Official Number

Date of Build/Launch: January 1866
Owner: James Tulloch Jr. and Co.

Aberdeen Register of Ships (Aberdeen City Archives):
Registered Aberdeen 18/01/1866.
2 decks with a poop and top gallant forecastle. 3 masts. Demi male figurehead.
Original Owners: James Tulloch Jr., Shipowner (8 shares); Lawrence Tulloch, Merchant (8); Alexander Hector Taylor, Shipmaster (4); Margaret Anderson, Spinster (4); Alexander Burnet Whyte, Merchant (4); John Sangster, Druggist (4); Alexander Davidson, Advocate (4); Alfred Gilchrist, Doctor of Philosophy (4): William Pyper, Merchant (4) [all Aberdeen]; John Hector, Salmon Fisher, Cove (4); David Sinclair, Farmer, Loirston (4); Alexander Hector, Shipowner, Buckless Quay (8); George Arthur King, Shipbroker, Leadenhall St., London (4).
05/07/1866: James Tulloch Jr. 4 shares to James Tulloch Sr., Shipowner.
12/07/1866: William Pyper 4 shares to David Donald, Merchant, Aberdeen.
08/10/1869: David Donald 4 shares to William Pyper.
13/01/1871: On John Hector's death 23/08/1870, 2 shares to Ronald Campbell MacFie, Gentleman, Aberdeen and 2 shares to James Mathieson, Fintray, Gentleman.

MacGregor, "Merchant Sailing Ships 1850-1875":
Wooden sailing ships built by Duthies in 1860's, like SIR WILLIAM WALLACE, "were lofty ships, setting skysails on each mast above single top gallants and double topsails".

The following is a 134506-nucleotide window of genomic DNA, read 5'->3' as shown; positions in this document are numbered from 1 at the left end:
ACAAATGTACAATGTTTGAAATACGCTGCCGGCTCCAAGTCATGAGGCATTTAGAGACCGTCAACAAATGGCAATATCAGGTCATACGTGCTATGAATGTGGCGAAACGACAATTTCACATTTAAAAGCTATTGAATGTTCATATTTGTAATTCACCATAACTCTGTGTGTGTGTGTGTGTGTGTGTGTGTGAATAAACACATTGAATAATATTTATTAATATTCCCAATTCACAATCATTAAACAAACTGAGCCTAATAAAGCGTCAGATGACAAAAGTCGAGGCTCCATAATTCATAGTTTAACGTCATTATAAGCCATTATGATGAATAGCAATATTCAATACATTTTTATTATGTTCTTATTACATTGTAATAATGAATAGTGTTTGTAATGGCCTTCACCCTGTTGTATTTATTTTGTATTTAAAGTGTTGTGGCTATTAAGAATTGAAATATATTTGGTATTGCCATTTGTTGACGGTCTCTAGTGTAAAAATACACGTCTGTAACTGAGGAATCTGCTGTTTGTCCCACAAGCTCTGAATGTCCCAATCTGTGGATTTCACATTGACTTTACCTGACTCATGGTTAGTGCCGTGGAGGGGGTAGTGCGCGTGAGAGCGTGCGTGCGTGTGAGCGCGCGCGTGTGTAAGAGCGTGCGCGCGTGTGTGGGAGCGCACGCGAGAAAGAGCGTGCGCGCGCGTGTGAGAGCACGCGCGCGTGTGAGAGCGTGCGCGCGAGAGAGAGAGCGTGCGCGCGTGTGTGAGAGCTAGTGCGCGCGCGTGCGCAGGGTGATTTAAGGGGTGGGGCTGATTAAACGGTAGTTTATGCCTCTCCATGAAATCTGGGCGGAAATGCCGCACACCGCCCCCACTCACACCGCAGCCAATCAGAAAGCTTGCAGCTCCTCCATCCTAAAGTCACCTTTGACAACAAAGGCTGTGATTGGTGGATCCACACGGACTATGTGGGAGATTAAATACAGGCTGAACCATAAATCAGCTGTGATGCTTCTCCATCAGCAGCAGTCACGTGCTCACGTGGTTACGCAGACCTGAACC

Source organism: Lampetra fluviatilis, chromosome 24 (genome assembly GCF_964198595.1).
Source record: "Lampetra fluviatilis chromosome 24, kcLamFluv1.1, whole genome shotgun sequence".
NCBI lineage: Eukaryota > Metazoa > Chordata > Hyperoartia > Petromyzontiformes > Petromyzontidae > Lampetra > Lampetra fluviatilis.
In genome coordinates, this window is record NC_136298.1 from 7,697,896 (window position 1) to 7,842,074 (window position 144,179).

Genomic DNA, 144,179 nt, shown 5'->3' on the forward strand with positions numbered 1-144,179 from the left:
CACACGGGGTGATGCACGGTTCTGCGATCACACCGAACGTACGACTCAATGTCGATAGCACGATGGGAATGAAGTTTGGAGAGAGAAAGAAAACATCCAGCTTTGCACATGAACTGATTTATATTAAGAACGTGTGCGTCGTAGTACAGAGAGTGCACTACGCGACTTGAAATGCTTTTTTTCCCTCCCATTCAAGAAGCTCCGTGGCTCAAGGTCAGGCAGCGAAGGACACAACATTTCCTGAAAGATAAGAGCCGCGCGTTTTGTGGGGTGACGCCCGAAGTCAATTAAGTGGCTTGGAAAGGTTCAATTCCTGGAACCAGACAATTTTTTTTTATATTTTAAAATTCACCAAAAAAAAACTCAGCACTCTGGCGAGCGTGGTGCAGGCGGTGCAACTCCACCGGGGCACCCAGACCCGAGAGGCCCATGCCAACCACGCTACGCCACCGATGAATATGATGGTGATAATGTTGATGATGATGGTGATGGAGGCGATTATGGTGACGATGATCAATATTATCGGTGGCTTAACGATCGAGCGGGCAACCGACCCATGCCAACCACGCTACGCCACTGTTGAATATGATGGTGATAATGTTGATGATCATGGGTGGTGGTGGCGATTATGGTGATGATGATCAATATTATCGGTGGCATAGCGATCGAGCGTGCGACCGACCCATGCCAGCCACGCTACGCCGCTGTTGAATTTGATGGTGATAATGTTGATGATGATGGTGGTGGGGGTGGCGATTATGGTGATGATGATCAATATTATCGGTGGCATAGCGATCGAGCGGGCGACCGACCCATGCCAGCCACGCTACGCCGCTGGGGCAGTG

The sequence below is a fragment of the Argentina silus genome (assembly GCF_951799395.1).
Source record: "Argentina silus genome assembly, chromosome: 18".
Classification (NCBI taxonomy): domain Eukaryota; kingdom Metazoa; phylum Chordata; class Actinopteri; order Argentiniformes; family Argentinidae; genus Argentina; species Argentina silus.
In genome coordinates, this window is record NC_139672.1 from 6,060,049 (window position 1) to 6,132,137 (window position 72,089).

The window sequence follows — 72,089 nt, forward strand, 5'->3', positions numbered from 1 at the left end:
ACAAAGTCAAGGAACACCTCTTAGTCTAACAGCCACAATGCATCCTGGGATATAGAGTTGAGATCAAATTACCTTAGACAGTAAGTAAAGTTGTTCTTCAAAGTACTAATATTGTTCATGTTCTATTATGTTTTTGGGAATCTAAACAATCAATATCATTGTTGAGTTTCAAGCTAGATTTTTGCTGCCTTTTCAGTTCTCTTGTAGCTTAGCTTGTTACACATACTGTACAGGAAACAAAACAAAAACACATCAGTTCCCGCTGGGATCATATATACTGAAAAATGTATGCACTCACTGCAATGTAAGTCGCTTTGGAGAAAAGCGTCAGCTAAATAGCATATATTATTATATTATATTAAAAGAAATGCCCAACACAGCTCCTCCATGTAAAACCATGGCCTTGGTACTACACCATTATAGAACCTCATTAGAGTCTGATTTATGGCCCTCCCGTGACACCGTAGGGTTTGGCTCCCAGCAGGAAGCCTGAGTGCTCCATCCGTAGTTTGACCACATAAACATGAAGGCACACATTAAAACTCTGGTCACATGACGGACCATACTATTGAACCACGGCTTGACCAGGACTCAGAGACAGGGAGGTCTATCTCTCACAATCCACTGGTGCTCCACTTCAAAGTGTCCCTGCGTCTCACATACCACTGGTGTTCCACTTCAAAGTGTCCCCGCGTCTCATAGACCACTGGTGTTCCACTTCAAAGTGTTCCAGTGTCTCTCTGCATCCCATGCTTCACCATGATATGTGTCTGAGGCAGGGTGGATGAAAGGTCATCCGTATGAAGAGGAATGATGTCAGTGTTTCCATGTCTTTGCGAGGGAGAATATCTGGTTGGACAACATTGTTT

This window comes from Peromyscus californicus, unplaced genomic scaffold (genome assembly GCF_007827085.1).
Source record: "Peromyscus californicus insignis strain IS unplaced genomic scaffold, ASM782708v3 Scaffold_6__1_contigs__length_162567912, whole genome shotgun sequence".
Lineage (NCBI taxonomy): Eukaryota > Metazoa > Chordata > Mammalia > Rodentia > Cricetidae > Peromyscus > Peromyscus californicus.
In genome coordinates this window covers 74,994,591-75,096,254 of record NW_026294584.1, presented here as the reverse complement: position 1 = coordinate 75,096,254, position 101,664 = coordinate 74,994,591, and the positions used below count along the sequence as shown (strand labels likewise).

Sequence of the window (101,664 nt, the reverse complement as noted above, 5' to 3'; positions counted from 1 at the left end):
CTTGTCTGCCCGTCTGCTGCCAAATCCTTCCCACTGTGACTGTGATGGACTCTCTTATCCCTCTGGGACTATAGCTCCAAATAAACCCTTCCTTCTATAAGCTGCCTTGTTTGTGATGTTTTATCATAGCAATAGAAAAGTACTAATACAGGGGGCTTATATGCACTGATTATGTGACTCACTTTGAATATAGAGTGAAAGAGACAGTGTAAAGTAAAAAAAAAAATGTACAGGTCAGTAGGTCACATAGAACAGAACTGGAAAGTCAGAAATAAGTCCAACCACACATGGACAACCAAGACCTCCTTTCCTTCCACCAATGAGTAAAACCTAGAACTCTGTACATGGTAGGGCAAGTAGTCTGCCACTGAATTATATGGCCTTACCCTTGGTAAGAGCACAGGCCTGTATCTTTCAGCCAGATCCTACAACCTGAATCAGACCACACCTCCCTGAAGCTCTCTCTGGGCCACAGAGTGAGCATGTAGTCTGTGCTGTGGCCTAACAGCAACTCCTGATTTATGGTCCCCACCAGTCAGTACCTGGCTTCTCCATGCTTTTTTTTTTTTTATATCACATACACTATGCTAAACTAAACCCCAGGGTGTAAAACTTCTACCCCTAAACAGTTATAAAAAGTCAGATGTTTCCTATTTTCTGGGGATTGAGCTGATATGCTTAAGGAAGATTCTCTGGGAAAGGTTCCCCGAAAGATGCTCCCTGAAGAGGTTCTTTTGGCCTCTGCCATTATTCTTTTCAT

Lloyd's Register of Shipping:
1867-68, 1872-73, 1877-78: Owners Tulloch Jr; Master A., Taylor (1877-78 J. Colville); Destined voyage (1867-68) Aberdeen-Australia; Port belonging to Aberdeen.
1883-84, 1887-88, 1889-90: Owner J. C. Ellis; Port belonging to Aberdeen (1883-84), Newcastle, NSW (1887-88, 1889-90); Master F. B. Brown (Skillon 1889-90).
1891-2: Now a hulk (1892 Sydney); Owner Dalgetty; Port belonging to Sydney, NSW.

Aberdeen Journal, 13/02/1867:
In the Admiralty Court, London, action was raised by the Dutch ship HELEN AND ANNE against the ship SIR WILLIAM WALLACE of Aberdeen, which on her homeward voyage from Sydney, and while off the Lizard, on 4th December last, came into collision with the Dutch vessel, causing considerable damage. Court of opinion SIR WILLIAM WALLACE was solely to blame.

Lloyd's Qeekly Newspaper, 26/05/1878:
Ship SIR WILLIAM WALLACE, 968 tons, Capt. Colville, sailed from Gravesend on 18th inst. bound for Townsville, Queensland, and had on board following emigrants - 39 married men, 38 married women, 133 single men, 52 single women, 58 children between ages of 12 and 1 and 9 infants, making total of 328 souls. The single women are under the charge of Miss Macallister, Dr. Ryan acting as surgeon superintendent.

Hull Packet and East Riding Times, 24/10/1879: